Occupation: Director of Simon Fraser University's industry liaison office.
Portfolio: GreenAngel Energy Corp. (co-founder), Azure Dynamics Inc. , PNI Digital Media Inc. Larger-capitalization holdings: Plutonic Power Corp. (co-founder), Electrovaya Inc. , Microsoft Corp., Teekay Shipping , National Bank of Canada , PowerShares QQQ ETF (based on the Nasdaq 100 index).
Mike Volker's day job is finding ways to turn inventions and technological developments at Simon Fraser University into commercial success stories. He's also involved with setting up angel investor groups to help incubate and nurture companies.
In essence, Mr. Volker does angel investing, either on his own or, more often these days, as part of a group of investors he's put together to invest in a basket of new ventures. He typically becomes directly involved in stewardship, governance and mentoring, and by taking a place on the board of directors. For instance, he's involved in the clean energy sector through a public fund, GreenAngel Energy, which has taken smaller positions in some half-dozen companies.
The big problem with early-stage investing, especially over the past two years when the appetitive for new issues simply vanished, he says, is liquidity. "It's easy to get into these investments, but at some point you'd like to get out, and for the last few years we haven't seen too much of that. But that's turning around now."
Why he prefers early-stage investments: "With larger companies you're removed from the action, and you're getting second-hand information, reading analysts' reports and opinion letters," he says. "Working with startups I'm basically an insider, although you can't trade on that."
Who he backs
For Mr. Volker, it comes down to a feeling. "It's something you get from the way they talk, the way they conduct themselves." By way of illustration, in the late eighties he put money into a wee enterprise called Research In Motion on the basis of a half-hour meeting with founder Mike Lazaridis. "I thought no matter what they'd be successful." He notes that back then, RIM was making shop floor automation and display indicators for assembly lines. "Often they end up being successful with something different than what they start with," he says. "It's agility and responsive and the ability to see and seize opportunities that make them successful."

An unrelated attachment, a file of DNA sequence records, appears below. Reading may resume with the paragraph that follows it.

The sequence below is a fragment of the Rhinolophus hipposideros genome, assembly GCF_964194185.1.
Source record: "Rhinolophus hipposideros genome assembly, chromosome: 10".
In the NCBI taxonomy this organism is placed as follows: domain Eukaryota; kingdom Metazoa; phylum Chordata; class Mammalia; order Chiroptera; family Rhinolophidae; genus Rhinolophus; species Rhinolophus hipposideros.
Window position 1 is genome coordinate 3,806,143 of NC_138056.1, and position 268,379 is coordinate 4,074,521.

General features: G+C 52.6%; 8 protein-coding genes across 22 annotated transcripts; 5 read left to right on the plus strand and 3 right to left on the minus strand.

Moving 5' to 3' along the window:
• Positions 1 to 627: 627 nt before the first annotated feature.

The biggest red flag is entrepreneurs who don't know what they don't know, and aren't coachable, Mr. Volker says. "When people are asking for money, they go to great lengths to say they're easy to work with. They'll say they'll get a CEO and build a team, but then they try to do it all alone."
After attending a presentation in Vancouver, he bought some shares of Calgary-based Resverlogix Corp. at $1.32 last fall. The biotech company is involved in creating novel therapeutic treatments for a number of serious diseases. The stock shot up much faster than Mr. Volker had anticipated, and he sold his shares for $6 in April.
In 2007, Mr. Volker purchased some shares at 60 cents in a private placement for Vancouver-based Metrobridge Networks, which was providing wireless networks in high-density municipal areas. While the company was soon able to quickly raise a lot of money through public offerings, he says, "It wasn't well managed." He stake is now worth about 10 per cent of what he put in.
"If you're going to do this kind of investing, meet the people." He argues that the three key qualities to look for are integrity, intensity and immediacy. "If they don't do things immediately, the competition will beat them. I've seen it over and over again. It's usually the one that is first to market who [is successful] and that's where being intense comes in."
Special to The Globe and Mail
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